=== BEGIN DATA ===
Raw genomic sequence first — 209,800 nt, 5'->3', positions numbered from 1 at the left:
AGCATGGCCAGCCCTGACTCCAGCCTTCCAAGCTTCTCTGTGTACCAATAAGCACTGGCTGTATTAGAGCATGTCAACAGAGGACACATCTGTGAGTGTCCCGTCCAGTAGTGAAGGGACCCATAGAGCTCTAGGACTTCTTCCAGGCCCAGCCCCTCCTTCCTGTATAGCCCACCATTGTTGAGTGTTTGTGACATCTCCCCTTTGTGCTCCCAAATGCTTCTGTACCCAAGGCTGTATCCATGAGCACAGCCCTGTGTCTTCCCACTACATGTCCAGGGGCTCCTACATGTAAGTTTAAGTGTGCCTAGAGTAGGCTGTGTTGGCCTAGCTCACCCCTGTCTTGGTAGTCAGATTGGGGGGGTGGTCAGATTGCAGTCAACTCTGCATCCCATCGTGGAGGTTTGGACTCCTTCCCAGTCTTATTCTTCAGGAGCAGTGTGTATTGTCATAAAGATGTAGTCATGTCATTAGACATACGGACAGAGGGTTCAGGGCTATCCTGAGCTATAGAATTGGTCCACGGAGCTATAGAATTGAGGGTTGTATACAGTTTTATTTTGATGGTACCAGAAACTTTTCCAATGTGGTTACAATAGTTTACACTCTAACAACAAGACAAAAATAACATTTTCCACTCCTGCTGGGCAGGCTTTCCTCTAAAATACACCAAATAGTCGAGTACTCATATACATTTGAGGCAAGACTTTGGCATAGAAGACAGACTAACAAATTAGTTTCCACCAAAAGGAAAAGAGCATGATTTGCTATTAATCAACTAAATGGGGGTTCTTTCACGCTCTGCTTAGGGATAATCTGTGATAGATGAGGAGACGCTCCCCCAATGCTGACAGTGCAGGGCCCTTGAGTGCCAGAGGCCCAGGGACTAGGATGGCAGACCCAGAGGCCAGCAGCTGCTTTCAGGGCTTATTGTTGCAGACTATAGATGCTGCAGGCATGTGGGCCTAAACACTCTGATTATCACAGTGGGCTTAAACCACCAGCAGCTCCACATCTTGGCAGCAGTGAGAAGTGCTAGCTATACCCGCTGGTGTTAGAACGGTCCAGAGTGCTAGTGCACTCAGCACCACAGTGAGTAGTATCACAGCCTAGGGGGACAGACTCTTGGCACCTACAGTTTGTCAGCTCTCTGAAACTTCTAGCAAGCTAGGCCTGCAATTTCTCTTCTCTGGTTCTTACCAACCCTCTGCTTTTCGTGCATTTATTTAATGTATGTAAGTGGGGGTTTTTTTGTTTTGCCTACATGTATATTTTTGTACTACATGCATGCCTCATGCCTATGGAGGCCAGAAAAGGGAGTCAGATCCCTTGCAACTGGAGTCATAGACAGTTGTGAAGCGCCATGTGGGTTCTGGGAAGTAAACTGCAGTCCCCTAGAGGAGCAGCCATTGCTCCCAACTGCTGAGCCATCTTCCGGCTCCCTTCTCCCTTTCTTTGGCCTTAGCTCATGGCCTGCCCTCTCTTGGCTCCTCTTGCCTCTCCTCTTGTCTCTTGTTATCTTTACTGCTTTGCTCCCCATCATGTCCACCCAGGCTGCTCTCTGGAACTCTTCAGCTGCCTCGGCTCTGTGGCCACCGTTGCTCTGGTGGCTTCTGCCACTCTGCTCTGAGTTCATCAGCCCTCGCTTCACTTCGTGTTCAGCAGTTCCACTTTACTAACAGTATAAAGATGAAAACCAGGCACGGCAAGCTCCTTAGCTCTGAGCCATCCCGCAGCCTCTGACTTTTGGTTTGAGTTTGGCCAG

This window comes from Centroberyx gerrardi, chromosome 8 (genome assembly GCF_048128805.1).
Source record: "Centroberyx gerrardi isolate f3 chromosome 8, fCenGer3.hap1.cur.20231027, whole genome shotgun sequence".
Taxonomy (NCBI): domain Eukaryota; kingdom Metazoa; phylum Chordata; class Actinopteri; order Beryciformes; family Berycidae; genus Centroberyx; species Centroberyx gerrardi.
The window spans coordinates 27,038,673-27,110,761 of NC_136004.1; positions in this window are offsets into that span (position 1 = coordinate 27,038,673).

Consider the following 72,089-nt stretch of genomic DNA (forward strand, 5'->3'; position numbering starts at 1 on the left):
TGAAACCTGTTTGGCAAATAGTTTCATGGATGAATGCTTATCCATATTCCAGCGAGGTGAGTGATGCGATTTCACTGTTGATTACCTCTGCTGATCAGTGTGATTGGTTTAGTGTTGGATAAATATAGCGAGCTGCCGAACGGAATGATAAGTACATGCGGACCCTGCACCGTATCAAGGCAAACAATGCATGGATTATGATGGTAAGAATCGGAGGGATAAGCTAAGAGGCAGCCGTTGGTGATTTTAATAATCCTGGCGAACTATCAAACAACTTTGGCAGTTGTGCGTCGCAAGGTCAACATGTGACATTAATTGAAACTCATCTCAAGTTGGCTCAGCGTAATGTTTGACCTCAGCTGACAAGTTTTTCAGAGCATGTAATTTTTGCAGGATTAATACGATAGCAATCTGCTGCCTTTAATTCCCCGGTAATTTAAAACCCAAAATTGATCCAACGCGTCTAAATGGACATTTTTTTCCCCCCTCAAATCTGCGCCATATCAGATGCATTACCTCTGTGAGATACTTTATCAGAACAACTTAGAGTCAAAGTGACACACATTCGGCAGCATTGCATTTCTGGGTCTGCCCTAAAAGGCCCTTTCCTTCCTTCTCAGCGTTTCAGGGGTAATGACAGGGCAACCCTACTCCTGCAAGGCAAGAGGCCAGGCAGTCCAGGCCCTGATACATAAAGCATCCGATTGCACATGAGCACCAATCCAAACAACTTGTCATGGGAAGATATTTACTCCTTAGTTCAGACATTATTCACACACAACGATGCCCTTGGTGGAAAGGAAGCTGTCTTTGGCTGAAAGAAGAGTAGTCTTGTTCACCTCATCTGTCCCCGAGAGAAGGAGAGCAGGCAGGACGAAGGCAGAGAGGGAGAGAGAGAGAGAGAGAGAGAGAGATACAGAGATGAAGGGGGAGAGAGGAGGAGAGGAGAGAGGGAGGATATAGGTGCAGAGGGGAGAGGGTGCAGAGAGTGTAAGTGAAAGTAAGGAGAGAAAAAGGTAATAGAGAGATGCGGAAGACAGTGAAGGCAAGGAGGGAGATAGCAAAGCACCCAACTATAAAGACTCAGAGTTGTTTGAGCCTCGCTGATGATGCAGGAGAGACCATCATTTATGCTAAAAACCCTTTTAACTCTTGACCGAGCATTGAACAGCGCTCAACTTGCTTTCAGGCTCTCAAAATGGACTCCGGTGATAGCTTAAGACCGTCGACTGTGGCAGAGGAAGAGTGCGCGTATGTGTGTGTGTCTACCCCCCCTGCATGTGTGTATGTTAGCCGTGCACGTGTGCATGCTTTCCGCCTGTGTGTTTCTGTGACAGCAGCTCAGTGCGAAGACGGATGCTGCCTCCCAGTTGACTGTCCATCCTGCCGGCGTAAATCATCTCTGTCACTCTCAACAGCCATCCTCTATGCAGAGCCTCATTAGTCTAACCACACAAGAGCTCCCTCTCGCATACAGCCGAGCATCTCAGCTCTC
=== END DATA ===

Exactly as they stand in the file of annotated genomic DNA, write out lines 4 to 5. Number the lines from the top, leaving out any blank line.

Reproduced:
Source record: "Centroberyx gerrardi isolate f3 chromosome 8, fCenGer3.hap1.cur.20231027, whole genome shotgun sequence".
Taxonomy (NCBI): domain Eukaryota; kingdom Metazoa; phylum Chordata; class Actinopteri; order Beryciformes; family Berycidae; genus Centroberyx; species Centroberyx gerrardi.